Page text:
This is software ostensibly being offered to law enforcement agencies and other government organizations. Unfortunately, Egyptian dissidents who helped overthrow Hosni Mubarak found that Egypt’s savage secret police had a contract with Gamma International.
Activists in the Persian gulf kingdom of Bahrain were targeted by the software and FinFisher servers have also been found in the authoritarian regimes of Turkmenistan and Ethiopia.
“It’s installing a backdoor on your computer to record your Skype conversations and go through your email,” said a recent report based on Canadian research.
Very recently, a French based journalists’ organization called the company one of the “five corporate enemies of the Internet.”
The software is now being used in Canada by someone or something, as servers hosting the software have been found here. Such servers are also found in the United States among 25 other countries.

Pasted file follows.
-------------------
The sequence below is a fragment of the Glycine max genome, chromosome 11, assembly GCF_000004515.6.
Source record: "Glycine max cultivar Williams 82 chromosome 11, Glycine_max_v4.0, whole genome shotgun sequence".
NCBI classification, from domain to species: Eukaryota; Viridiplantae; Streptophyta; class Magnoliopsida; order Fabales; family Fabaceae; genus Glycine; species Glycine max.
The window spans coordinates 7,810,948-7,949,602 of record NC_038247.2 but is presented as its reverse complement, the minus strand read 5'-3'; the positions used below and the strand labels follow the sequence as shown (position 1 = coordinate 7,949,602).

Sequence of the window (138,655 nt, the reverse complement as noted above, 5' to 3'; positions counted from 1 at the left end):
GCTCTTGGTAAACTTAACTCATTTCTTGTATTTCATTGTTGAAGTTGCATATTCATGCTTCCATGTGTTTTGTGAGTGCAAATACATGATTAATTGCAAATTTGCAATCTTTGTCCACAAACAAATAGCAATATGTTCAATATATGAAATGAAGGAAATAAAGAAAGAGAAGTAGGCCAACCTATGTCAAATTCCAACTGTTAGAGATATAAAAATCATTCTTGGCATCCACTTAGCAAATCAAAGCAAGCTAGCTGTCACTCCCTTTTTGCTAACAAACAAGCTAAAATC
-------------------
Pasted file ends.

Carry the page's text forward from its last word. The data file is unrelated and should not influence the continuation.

If you like science fiction….
In an effort to end in a more imaginative place, and as a reward for any reader who makes it this far (if they like science fiction), here is a link that includes the 6 minute and 26 second short film R’ha.
In that brief time, we are given a fully realized story and quite amazing special effects for such a small scale production. It’s in high-definition and I recommend sizing it for viewing as large as you can.
It fits in the wonderful category, although it has its share of weird as well. I like the alien….
Notes on images, from top down:Art, Awareness, Culture, Environment, Internet, Politics, Science Fiction